Terrorist Group Efforts in the Homeland and the Strategy to Combat Them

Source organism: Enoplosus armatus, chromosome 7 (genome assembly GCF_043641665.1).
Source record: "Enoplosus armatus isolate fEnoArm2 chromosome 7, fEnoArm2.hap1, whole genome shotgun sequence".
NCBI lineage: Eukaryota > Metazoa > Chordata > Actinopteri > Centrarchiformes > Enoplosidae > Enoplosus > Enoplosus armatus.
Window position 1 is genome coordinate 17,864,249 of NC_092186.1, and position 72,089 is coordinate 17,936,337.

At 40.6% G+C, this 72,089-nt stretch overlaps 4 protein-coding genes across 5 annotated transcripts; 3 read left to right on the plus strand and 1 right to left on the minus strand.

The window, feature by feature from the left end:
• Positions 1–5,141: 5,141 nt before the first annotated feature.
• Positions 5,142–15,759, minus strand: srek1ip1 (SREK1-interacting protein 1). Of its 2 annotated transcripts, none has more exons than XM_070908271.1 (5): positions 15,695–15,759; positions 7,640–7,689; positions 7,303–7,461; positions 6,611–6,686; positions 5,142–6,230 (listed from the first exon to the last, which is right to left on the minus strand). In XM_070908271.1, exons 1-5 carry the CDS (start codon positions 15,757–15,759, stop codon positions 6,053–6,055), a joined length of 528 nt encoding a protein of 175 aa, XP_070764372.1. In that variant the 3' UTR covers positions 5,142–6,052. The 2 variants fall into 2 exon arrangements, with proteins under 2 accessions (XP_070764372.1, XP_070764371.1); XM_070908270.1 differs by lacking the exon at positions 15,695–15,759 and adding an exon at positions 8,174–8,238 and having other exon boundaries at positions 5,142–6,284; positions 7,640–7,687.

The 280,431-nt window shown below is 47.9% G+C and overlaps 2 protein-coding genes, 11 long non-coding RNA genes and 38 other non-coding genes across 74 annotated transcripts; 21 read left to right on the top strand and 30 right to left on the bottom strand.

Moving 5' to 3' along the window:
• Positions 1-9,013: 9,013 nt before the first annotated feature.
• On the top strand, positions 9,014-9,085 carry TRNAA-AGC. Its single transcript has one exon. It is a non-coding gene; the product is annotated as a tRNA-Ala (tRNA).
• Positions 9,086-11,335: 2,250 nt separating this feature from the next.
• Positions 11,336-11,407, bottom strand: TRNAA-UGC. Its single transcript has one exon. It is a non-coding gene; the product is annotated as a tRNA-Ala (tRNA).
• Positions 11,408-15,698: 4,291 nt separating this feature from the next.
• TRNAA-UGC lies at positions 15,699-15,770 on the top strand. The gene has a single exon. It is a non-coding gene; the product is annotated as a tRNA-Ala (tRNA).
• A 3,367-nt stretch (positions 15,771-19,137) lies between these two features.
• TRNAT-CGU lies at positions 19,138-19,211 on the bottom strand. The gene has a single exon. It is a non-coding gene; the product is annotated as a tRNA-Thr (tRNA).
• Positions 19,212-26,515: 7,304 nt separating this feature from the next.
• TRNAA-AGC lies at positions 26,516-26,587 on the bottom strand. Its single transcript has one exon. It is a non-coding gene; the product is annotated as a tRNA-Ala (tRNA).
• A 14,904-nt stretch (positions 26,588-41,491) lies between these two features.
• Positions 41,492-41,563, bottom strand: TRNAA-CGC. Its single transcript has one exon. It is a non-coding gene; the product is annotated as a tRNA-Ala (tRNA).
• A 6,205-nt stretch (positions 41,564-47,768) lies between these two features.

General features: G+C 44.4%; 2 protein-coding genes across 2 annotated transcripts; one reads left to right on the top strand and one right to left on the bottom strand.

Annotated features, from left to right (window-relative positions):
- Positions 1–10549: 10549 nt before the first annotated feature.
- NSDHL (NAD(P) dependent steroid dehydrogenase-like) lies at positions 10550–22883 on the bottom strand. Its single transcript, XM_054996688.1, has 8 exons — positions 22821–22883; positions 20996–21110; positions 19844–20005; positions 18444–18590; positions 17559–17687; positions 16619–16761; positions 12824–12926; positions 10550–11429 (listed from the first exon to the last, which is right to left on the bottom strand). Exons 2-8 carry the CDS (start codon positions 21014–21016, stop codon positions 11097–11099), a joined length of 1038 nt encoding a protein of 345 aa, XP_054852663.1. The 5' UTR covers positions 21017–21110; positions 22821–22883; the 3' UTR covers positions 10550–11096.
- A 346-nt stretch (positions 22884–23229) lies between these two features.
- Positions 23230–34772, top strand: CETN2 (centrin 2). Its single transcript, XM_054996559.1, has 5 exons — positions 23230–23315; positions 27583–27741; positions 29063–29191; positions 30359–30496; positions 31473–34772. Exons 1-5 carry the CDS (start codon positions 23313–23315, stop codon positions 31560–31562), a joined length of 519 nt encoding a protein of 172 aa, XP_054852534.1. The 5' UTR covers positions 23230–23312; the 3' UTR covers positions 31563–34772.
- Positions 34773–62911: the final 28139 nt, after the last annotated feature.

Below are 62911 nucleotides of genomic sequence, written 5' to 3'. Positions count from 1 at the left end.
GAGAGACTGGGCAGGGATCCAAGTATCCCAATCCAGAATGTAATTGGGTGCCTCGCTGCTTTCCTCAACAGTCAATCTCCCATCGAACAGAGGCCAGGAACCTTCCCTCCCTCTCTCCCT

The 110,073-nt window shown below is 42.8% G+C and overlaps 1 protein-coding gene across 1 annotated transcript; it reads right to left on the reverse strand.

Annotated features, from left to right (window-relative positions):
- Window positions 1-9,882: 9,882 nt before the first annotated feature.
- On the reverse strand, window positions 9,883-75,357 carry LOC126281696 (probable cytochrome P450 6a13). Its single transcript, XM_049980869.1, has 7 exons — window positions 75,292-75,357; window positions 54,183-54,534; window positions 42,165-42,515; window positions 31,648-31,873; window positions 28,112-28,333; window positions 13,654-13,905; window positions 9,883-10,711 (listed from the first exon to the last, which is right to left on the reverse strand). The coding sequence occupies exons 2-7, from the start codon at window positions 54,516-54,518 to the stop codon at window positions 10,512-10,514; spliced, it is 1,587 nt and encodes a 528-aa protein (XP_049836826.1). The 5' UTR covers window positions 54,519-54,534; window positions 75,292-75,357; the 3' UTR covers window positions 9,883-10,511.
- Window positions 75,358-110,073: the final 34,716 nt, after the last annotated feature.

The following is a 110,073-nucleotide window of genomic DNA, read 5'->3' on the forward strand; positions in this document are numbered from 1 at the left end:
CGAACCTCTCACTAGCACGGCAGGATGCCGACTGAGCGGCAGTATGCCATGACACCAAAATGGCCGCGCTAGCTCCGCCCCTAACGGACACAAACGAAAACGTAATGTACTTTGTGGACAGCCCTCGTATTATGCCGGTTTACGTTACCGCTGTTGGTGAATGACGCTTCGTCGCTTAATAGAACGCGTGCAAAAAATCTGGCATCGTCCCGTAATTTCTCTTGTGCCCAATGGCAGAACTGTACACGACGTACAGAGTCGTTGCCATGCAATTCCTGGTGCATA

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While the U.S. continues to remain vigilant in fighting the war on terror abroad, homegrown terrorism within the U.S. has remained a growing concern. Homegrown terrorists are not leaving the U.S. to receive training; instead they are being pushed to embrace jihadist propaganda and motivated to the point of violent extremism within the U.S. These individuals have the ability to utilize the Internet to provide them the ammunition and knowledge needed to conduct attacks. This thesis addresses how terrorist groups exploit the Internet to radicalize and recruit U.S.-based individuals; and the proposed programs aimed at solving this problem. The first chapter answers the question of how U.S. based individuals are becoming radicalized, especially given the U.S. posture of preventing terrorists from infiltrating the homeland. In observing the root causes of radicalization and how the Internet has transformed the way in which terrorist groups spread propaganda, I hypothesize that U.S.-based individuals are susceptible to self-radicalization. Through case study analysis, I was able to confirm that my hypothesis was correct under certain circumstances, in that U.S.-based individuals do not need to belong to a terrorist group in order to become radicalized. The second chapter addresses the question of how individuals in the U.S. are being recruited. Again, there are limited opportunities for members of terrorist groups to actively recruit individuals in the U.S. without law enforcement or intelligence agencies being notified. By examining the types of recruitment models and grounds (locations) utilized by terrorist groups to attract individuals, I hypothesize that terrorist groups primarily use the Internet to recruit individuals, thereby moving away from actual face-to-face interaction/recruitment methods. The case study analysis in this chapter disproved my hypothesis in that terrorist organizations primarily use the Internet to recruit because terrorist groups still prefer personal interactions via face to face to demonstrate the level of commitment by that group to the potential recruit. Using a case study comparison of three programs with different structures, the final chapter addresses how effective the CVE programs are in the U.S. By examining the current U.S. CVE strategy and some of the negative impacts that it has had on Muslim American communities, I hypothesize that government-led CVE programs contribute to the radicalization of individuals. While the case study results in this chapter indicate there may be connection between government led CVE programs and the alienation of Muslim communities, there is little to suggest these programs lead to the radicalization of individuals, thereby neither approving nor disproving my hypothesis. Each of the chapters addresses the threat of homegrown terrorism as fueled by terrorist groups and potential policy implications.